Top Open Source Cloud Storage Software
- Category: Cloud Hosting
- Author: Admin
- October 21,2015
Can you imagine being at an industry conference or cocktail party, and casually dropping this bomb: “No, we aren’t on the cloud yet!” to a group of horrified onlookers? Of course not; you’d be laughed out of the room.
If you’ve been delaying because of security concerns, laziness or uncertainty over why you should be using cloud storage – or if you’ve only been dabbling with applications like Dropbox and Google Drive – it’s time to get your act together. There are many open source solutions which let you set up your own cloud storage, giving you full control over your important data stored remotely. Here are a few of the best.
This versatile option allows you to choose from several levels of service. If you don’t want to bother setting up your own cloud you can use the company’s own cloud service (SeaCloud.cc), you can set up a free open source personal server, or you can get your own business server for $25 per year (which also gives you many other options including a rich online editor). Seafile allows you to sync all of your data with either your computer or mobile devices, use their web interface as a management tool, and have virtually unlimited storage space and connected users. This solution offers clients for OS X, iOS, Linux, Windows, and Android, as well as server software for Linux, Windows, and Raspberry Pi.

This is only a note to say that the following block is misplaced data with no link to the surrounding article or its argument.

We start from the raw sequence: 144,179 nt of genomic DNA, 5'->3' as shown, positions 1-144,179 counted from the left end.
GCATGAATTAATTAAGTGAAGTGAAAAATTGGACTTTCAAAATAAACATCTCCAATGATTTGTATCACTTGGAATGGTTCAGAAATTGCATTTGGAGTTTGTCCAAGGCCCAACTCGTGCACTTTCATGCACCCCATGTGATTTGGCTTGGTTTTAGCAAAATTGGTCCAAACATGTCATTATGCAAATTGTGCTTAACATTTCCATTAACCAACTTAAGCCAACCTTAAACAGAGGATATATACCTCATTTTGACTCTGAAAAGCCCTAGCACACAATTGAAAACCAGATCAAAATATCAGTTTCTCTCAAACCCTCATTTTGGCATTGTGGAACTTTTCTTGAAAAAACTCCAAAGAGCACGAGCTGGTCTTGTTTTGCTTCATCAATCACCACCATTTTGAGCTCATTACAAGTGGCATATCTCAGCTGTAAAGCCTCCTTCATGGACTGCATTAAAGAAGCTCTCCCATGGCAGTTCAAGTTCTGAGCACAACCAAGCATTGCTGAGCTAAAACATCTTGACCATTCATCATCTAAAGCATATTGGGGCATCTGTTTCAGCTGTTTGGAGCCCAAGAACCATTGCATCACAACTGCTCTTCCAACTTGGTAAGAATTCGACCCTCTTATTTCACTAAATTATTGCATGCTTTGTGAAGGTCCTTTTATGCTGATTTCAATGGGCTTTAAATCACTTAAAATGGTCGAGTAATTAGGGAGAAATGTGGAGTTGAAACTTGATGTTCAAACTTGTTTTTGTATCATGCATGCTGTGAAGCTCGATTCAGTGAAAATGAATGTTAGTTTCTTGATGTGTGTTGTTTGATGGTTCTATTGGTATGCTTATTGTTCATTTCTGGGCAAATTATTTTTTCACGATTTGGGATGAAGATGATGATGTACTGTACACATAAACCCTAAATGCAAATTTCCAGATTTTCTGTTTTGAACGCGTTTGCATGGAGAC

If you’ve used Dropbox in the past, OwnCloud will feel quite familiar. It provides file storage like Dropbox does, but lets you set up the storage on your own server or website, instead of someone else’s. (It means you’ll have to get a cheap server or other webspace, though.) This versatile application lets you do a lot more than just store stuff, though; you also can use it as a task manager, text editor, calendar and music player. OwnCloud lets you share files and sync data just like Seafile, is completely open source, and works with Windows, Android, iOS, OS X, and Linux.
This open-source alternative is still being built out but holds great promise because it uses the GIT system as its backbone. That means that files won’t just be stored remotely on your cloud server, but that you’ll have great flexibility if you’re a developer who needs to track the changes made to your files, or simply if you want to see a version history of your uploads. Sharing and syncing is available, similar to the other solutions we’ve previously mentioned, and remote cloud hosting can be done either on your own server or a shared service. Git-annex assistant is a variation of SparkleShare better suited to larger files because of the way it handles data. Windows, OS X and Linux are supported, with apps for mobile devices said to be on the way.